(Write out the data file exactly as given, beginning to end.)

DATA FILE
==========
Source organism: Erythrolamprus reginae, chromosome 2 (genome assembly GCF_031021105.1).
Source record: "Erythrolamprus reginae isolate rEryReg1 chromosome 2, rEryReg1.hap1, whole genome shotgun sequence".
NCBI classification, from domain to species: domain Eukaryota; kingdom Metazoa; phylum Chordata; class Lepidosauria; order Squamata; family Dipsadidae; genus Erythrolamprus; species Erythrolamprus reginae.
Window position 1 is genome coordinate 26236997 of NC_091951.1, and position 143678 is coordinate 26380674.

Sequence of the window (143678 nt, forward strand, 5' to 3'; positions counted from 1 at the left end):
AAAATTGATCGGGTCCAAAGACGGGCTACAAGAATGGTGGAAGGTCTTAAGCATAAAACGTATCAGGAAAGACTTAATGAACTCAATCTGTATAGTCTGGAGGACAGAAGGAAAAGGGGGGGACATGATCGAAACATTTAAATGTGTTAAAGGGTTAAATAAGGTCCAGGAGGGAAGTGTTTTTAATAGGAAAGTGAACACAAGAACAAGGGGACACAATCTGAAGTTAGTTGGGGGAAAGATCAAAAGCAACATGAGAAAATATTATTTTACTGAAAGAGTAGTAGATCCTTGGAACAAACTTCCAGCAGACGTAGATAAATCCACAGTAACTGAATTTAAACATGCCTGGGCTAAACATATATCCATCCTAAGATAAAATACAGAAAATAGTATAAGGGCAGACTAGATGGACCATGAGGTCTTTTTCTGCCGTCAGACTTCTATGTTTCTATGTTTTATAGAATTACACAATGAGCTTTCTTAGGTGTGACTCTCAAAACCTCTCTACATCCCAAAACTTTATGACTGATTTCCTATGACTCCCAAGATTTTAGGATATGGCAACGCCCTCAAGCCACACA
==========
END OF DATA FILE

Source organism: Erythrolamprus reginae, chromosome 2 (genome assembly GCF_031021105.1).
Source record: "Erythrolamprus reginae isolate rEryReg1 chromosome 2, rEryReg1.hap1, whole genome shotgun sequence".
NCBI classification, from domain to species: domain Eukaryota; kingdom Metazoa; phylum Chordata; class Lepidosauria; order Squamata; family Dipsadidae; genus Erythrolamprus; species Erythrolamprus reginae.
Window position 1 is genome coordinate 26236997 of NC_091951.1, and position 143678 is coordinate 26380674.

Sequence of the window (143678 nt, forward strand, 5' to 3'; positions counted from 1 at the left end):
AAAATTGATCGGGTCCAAAGACGGGCTACAAGAATGGTGGAAGGTCTTAAGCATAAAACGTATCAGGAAAGACTTAATGAACTCAATCTGTATAGTCTGGAGGACAGAAGGAAAAGGGGGGGACATGATCGAAACATTTAAATGTGTTAAAGGGTTAAATAAGGTCCAGGAGGGAAGTGTTTTTAATAGGAAAGTGAACACAAGAACAAGGGGACACAATCTGAAGTTAGTTGGGGGAAAGATCAAAAGCAACATGAGAAAATATTATTTTACTGAAAGAGTAGTAGATCCTTGGAACAAACTTCCAGCAGACGTAGATAAATCCACAGTAACTGAATTTAAACATGCCTGGGCTAAACATATATCCATCCTAAGATAAAATACAGAAAATAGTATAAGGGCAGACTAGATGGACCATGAGGTCTTTTTCTGCCGTCAGACTTCTATGTTTCTATGTTTTATAGAATTACACAATGAGCTTTCTTAGGTGTGACTCTCAAAACCTCTCTACATCCCAAAACTTTATGACTGATTTCCTATGACTCCCAAGATTTTAGGATATGGCAACGCCCTCAAGCCACACA